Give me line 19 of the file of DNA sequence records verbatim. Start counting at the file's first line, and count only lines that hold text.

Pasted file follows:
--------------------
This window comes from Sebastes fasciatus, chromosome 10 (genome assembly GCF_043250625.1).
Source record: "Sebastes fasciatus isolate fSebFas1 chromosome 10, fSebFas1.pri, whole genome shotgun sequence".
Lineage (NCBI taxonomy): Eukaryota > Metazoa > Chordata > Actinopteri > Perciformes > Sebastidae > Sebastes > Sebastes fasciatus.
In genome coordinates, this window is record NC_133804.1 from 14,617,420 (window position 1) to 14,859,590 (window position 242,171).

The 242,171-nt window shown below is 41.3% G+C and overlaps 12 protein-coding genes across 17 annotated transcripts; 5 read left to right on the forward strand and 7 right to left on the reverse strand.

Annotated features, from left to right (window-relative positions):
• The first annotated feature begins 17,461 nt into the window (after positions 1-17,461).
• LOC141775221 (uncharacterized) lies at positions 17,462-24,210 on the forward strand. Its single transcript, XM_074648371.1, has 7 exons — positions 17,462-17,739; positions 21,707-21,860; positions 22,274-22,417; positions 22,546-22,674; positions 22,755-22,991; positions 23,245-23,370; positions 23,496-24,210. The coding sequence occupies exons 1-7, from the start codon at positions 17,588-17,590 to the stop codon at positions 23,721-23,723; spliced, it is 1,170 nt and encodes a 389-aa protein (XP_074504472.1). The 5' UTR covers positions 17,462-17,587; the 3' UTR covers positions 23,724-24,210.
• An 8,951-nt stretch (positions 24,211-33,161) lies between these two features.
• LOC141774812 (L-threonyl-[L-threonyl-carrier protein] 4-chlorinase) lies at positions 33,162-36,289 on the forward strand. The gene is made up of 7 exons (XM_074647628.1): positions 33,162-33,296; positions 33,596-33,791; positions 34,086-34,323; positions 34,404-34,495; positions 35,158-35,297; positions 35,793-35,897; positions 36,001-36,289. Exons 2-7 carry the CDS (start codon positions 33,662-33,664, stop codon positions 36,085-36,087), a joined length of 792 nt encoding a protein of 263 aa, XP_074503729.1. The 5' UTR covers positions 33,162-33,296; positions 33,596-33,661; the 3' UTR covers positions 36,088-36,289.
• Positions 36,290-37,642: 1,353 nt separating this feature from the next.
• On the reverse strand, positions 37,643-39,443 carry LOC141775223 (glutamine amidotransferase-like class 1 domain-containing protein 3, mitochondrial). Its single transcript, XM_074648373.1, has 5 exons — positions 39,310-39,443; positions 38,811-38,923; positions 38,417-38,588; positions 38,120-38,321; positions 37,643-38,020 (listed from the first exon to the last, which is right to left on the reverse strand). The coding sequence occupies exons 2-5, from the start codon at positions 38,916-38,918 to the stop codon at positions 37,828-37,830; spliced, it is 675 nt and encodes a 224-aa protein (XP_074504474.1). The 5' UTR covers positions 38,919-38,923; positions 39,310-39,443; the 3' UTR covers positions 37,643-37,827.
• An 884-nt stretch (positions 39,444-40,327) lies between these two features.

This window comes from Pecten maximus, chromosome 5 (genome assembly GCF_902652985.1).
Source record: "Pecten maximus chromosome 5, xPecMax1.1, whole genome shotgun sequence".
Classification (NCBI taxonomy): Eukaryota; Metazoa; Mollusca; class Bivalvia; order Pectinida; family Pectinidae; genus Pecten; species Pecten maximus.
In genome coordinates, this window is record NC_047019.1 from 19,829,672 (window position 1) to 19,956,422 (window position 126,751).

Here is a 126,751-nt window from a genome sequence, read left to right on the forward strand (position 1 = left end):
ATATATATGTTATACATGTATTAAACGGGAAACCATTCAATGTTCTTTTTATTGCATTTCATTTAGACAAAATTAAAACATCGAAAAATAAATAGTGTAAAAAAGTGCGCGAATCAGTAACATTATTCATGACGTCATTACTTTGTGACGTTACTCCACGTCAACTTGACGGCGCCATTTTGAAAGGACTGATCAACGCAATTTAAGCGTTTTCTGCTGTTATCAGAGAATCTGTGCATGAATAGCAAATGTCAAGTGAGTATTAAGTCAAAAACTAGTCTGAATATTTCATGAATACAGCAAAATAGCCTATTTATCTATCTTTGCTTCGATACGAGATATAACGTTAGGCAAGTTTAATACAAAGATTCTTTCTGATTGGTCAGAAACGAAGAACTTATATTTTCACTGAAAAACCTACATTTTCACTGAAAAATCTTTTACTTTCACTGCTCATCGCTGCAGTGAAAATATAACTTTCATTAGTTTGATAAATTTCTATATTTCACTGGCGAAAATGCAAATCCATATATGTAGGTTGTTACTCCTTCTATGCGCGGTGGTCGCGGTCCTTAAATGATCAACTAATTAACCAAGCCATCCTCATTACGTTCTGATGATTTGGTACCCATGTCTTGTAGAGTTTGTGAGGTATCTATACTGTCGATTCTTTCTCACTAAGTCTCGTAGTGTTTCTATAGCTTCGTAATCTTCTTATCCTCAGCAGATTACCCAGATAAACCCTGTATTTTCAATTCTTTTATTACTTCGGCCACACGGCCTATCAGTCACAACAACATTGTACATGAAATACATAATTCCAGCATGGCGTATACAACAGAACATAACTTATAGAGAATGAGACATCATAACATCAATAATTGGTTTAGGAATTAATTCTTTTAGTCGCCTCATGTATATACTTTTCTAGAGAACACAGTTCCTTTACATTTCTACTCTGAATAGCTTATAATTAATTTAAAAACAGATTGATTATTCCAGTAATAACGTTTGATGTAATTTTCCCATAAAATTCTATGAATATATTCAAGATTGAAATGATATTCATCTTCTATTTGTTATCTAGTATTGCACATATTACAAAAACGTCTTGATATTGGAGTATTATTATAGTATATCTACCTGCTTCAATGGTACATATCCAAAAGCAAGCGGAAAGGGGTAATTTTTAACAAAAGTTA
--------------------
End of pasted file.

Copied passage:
ATATATATGTTATACATGTATTAAACGGGAAACCATTCAATGTTCTTTTTATTGCATTTCATTTAGACAAAATTAAAACATCGAAAAATAAATAGTGTAAAAAAGTGCGCGAATCAGTAACATTATTCATGACGTCATTACTTTGTGACGTTACTCCACGTCAACTTGACGGCGCCATTTTGAAAGGACTGATCAACGCAATTTAAGCGTTTTCTGCTGTTATCAGAGAATCTGTGCATGAATAGCAAATGTCAAGTGAGTATTAAGTCAAAAACTAGTCTGAATATTTCATGAATACAGCAAAATAGCCTATTTATCTATCTTTGCTTCGATACGAGATATAACGTTAGGCAAGTTTAATACAAAGATTCTTTCTGATTGGTCAGAAACGAAGAACTTATATTTTCACTGAAAAACCTACATTTTCACTGAAAAATCTTTTACTTTCACTGCTCATCGCTGCAGTGAAAATATAACTTTCATTAGTTTGATAAATTTCTATATTTCACTGGCGAAAATGCAAATCCATATATGTAGGTTGTTACTCCTTCTATGCGCGGTGGTCGCGGTCCTTAAATGATCAACTAATTAACCAAGCCATCCTCATTACGTTCTGATGATTTGGTACCCATGTCTTGTAGAGTTTGTGAGGTATCTATACTGTCGATTCTTTCTCACTAAGTCTCGTAGTGTTTCTATAGCTTCGTAATCTTCTTATCCTCAGCAGATTACCCAGATAAACCCTGTATTTTCAATTCTTTTATTACTTCGGCCACACGGCCTATCAGTCACAACAACATTGTACATGAAATACATAATTCCAGCATGGCGTATACAACAGAACATAACTTATAGAGAATGAGACATCATAACATCAATAATTGGTTTAGGAATTAATTCTTTTAGTCGCCTCATGTATATACTTTTCTAGAGAACACAGTTCCTTTACATTTCTACTCTGAATAGCTTATAATTAATTTAAAAACAGATTGATTATTCCAGTAATAACGTTTGATGTAATTTTCCCATAAAATTCTATGAATATATTCAAGATTGAAATGATATTCATCTTCTATTTGTTATCTAGTATTGCACATATTACAAAAACGTCTTGATATTGGAGTATTATTATAGTATATCTACCTGCTTCAATGGTACATATCCAAAAGCAAGCGGAAAGGGGTAATTTTTAACAAAAGTTA